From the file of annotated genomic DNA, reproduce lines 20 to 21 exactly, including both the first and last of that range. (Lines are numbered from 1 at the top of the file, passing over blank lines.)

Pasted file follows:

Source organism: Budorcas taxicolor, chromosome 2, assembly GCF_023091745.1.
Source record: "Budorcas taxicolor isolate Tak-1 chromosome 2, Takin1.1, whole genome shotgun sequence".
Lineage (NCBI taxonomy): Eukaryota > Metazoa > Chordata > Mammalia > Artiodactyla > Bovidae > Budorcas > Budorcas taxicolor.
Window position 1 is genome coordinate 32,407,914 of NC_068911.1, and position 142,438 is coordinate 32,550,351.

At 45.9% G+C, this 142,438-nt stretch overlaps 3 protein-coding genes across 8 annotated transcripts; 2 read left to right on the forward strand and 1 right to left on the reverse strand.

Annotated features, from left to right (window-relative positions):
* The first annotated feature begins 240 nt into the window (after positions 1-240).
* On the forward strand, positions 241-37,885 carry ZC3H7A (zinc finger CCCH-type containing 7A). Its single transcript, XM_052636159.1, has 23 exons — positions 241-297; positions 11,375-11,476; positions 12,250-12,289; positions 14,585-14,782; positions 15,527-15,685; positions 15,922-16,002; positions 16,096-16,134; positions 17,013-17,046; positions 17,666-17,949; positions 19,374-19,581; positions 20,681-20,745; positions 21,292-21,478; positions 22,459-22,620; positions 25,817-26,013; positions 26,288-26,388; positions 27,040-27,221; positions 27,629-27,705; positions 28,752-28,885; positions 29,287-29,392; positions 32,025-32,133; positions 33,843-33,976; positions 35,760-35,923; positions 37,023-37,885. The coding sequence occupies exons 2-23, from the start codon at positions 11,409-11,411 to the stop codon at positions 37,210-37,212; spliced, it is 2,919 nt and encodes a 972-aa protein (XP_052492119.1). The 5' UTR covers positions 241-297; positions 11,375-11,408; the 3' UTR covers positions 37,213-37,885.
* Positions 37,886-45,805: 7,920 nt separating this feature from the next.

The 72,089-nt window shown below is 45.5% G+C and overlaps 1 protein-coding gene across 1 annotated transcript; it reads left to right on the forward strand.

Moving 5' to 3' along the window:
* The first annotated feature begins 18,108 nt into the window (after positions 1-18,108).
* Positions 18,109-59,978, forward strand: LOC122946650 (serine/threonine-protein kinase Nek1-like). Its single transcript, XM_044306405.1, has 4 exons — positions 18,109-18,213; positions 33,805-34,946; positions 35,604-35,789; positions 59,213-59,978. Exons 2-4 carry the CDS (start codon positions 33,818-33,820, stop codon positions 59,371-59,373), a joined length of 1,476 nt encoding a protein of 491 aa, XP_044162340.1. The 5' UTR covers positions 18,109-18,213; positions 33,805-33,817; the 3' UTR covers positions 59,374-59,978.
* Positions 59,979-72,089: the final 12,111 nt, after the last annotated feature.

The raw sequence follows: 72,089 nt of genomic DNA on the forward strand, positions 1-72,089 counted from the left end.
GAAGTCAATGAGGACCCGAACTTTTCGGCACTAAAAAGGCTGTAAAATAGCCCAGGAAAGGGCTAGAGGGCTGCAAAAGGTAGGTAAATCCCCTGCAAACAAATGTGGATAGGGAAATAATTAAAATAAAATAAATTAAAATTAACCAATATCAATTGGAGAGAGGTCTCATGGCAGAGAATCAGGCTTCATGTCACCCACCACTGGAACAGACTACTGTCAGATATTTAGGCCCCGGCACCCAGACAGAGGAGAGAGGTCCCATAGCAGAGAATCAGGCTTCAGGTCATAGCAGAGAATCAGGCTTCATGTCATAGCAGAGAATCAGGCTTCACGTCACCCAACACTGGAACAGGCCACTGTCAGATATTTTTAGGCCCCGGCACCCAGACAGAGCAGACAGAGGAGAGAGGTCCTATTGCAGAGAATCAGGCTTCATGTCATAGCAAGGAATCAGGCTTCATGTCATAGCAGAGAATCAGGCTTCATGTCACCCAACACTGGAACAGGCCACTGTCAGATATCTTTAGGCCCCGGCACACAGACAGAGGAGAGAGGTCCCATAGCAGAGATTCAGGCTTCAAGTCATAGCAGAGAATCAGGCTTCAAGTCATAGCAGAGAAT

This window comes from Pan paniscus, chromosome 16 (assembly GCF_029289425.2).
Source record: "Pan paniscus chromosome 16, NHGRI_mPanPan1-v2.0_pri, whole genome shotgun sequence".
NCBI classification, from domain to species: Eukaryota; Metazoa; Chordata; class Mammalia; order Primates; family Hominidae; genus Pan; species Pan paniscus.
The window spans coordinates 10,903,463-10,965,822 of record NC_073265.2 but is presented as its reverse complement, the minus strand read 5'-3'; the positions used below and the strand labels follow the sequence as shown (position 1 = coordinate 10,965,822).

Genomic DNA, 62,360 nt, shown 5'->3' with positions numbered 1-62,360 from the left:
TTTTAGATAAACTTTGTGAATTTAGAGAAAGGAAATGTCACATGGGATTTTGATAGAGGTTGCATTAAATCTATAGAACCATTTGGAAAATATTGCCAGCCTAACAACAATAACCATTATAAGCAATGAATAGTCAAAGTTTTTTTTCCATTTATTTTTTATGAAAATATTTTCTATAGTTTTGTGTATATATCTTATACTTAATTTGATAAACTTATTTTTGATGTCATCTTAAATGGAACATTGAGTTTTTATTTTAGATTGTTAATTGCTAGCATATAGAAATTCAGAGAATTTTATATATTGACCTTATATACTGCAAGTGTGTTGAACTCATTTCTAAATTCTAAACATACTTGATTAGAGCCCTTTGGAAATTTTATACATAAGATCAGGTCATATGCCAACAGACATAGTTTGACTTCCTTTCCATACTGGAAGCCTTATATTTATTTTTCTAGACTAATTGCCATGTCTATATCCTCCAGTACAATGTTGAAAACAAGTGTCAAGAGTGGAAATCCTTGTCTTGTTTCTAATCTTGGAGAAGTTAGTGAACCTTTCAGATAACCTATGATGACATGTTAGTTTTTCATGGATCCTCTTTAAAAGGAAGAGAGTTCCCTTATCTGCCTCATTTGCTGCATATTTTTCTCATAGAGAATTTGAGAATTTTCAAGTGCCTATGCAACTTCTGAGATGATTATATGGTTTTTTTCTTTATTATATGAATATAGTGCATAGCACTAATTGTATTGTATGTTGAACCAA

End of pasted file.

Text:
The window spans coordinates 10,903,463-10,965,822 of record NC_073265.2 but is presented as its reverse complement, the minus strand read 5'-3'; the positions used below and the strand labels follow the sequence as shown (position 1 = coordinate 10,965,822).

Genomic DNA, 62,360 nt, shown 5'->3' with positions numbered 1-62,360 from the left: